For any new RASP event that occurs in a packet, the software RASP parser selects an entry in the EVENTQ and stores the SCID, record packet number, record timer, RTS, and the RASP event mask for the packet into the EVENT data structure. After a number of entries are added, the software RASP parser triggers the “software RASP processing thread” to send all RASP events to the RASP high level component. The software RASP parser maintains the EVENTQ to avoid an overrun condition and out of synchronization access. No event log is saved for packets that do not contain a RASP event. The software RASP parser increases the event counter after an event log has been saved.

At step 340, the software RASP parser determines if the RASP event count (EvtCnt) is greater than a maximum count (MAXCNT). If EvtCnt is greater than MAXCNT, flowchart 300 proceeds to step 342. At step 342, the software RASP parser triggers the “Notifying the software RASP processing thread” to notify the RASP high level component. At step 340 if RASP EvtCnt is not greater than MAXCNT, flowchart 300 proceeds to step 306. The software RASP parser repeats the above process in flowchart 300 for the next recorded packet until all packets have been processed.

FIGS. 4A and 4B show flowchart 400 depicting a method for parsing RASP events from an auxiliary packet by a software RASP parser according to one embodiment of the present invention. Certain details and features have been left out of flowchart 400 of FIGS. 4A and 4B that are apparent to a person of ordinary skill in the art. For example, a step may consist of one or more sub-steps or may involve specialized equipment, as known in the art. While steps 402 through 442 shown in flowchart 400 are sufficient to describe one embodiment of the present invention, other embodiments of the invention may utilize steps different from those shown in flowchart 400. The RASP event parsing process in flowchart 400 can be executed by a processor, such as a microprocessor, which can reside, for example, in set-top hardware, such as set-top hardware 104 in FIG. 1.

The RASP event parsing process in flowchart 400 starts at step 402. When a packet is an auxiliary (AUX) packet, the software RASP parser sets the AUX Packet RASP event. When a packet is an AUX packet, the software RASP parser can parse for modifiable flag (MF), current field flag (CFF), time-code (TimeCode), and RTS flag RASP events. At step 404, the software RASP parser can check the MF bit in the AUX packet. If the software RASP parser checks the MF, flowchart 400 proceeds to step 406. At step 406, the software RASP parser determines if the MF in the auxiliary data group header (ADGHdr_MF) is set. If ADGHdr_MF is set, flowchart 400 proceeds to step 408. At step 408, the software RASP parser sets the modifiable flag RASP event. If the software RASP parser does not check the MF at step 404 or if ADGHdr_MF is not set at step 406, flowchart 400 proceeds to step 410.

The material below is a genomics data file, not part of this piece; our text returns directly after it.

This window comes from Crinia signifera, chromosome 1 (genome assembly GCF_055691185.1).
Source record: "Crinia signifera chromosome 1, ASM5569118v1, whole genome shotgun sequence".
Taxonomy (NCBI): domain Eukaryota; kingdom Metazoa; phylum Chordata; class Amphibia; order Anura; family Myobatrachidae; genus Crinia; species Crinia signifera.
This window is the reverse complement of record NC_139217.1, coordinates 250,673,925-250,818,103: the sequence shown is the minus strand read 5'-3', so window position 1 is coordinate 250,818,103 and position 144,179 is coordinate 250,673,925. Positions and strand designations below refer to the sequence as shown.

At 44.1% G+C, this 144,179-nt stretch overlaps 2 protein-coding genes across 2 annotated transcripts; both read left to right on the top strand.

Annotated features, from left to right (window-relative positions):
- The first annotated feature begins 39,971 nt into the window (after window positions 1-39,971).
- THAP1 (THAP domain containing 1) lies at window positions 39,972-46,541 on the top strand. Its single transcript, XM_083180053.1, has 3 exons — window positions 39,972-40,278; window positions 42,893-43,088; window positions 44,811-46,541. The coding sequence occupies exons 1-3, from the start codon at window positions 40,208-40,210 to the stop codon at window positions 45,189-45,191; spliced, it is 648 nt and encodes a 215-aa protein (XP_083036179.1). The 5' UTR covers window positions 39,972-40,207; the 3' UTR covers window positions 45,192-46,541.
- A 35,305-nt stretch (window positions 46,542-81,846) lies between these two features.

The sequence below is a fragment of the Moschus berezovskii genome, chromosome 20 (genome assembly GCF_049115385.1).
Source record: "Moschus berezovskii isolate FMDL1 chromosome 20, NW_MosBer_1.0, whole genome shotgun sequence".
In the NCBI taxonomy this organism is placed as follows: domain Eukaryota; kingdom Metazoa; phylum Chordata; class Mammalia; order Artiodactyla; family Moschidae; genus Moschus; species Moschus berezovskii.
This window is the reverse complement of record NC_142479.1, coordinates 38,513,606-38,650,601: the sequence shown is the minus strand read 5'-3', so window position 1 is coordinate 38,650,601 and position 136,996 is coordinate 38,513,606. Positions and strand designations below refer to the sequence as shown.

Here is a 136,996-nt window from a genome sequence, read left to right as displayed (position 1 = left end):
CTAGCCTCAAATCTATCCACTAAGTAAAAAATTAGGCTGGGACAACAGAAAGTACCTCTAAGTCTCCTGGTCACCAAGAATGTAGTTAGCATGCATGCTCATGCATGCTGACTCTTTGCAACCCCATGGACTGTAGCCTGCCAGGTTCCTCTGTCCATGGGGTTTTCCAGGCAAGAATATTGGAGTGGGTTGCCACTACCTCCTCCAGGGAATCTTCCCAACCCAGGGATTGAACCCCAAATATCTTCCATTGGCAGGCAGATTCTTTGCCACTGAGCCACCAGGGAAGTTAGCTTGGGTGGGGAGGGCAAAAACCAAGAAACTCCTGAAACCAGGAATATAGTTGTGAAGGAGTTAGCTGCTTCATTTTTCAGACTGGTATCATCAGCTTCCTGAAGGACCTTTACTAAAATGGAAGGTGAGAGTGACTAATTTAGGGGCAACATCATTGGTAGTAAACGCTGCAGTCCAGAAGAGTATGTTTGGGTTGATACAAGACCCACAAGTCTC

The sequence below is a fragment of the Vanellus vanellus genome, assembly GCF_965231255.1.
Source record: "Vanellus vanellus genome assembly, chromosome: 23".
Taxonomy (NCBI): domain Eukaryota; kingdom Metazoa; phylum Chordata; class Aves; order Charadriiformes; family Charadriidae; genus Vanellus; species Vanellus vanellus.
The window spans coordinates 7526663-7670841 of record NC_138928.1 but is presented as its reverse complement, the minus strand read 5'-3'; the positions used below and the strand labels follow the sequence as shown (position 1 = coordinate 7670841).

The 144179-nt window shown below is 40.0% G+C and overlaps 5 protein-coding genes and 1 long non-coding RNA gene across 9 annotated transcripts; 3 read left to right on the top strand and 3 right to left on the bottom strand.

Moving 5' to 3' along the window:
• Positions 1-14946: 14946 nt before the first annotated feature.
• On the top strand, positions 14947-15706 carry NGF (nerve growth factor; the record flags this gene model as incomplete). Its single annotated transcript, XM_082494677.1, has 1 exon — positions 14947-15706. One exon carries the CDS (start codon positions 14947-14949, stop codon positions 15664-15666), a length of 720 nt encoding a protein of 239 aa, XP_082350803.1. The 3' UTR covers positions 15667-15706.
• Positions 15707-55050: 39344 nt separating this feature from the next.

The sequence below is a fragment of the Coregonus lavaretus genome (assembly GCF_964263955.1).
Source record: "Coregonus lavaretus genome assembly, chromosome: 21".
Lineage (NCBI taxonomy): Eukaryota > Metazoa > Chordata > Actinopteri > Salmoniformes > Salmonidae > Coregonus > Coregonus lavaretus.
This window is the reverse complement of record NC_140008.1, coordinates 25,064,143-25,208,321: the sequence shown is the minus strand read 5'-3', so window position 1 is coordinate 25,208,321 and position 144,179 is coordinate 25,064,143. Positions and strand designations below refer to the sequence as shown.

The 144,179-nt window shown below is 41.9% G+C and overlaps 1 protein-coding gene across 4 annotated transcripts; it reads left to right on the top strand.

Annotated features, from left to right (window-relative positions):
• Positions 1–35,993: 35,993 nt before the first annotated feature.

At step 410, the software RASP parser can check the CFF in the AUX packet. If the software RASP parser checks the CFF in the AUX packet, flowchart 400 proceeds to step 412. At step 412, the software RASP parser determines if ADGHdr_CFF is set. If ADGHdr_CFF is set, flowchart 400 proceeds to step 414. At step 414, the software RASP parser sets the current field flag RASP event. If the software RASP parser does not check the CFF at step 410 or if ADGHdr_CFF is not set at step 412, flowchart 400 proceeds to step 416. At step 416, the software RASP parser can check TimeCode in the AUX packet. If the software RASP parser checks TimeCode, flowchart 400 proceeds to step 418. At step 418, the software RASP parser determines if ADGHdr_AFID is equal to 000100. If ADGHdr_AFID is equal to 000100, flowchart 400 proceeds to step 420. At step 420, the software RASP parser sets the TimeCode RASP event. If the software RASP parser does not check the TimeCode at step 416 or if ADGHdr_AFID is not equal to 000100 at step 418, flowchart 400 proceeds to step 422.

At step 422, the software RASP parser can check the RTS flag in the AUX packet. If the software RASP parser checks the RTS flag, flowchart 400 proceeds to step 424. At step 424, the software RASP parser determines if ADGHdr_AFID is equal to 000011. If ADGHdr_AFID is equal to 000011, flowchart 400 proceeds to step 426. At step 426, the software RASP parser sets the RTS flag RASP event and extracts the first 5 bytes of the auxiliary data block for the RTS value and stores it in the 32-bit RTS while ignoring the first byte. For example, the RTS format can be as follows: RTS value=ADG_Data [1]|(ADG_Data [4]<<8)|(ADG_Data [3]<<16)|(ADG_Data [3]<<24). If the software RASP parser does not check the RTS flag at step 422 or if ADGHdr_AFID is not equal to 000011 at step 424, flowchart 400 proceeds to step 428.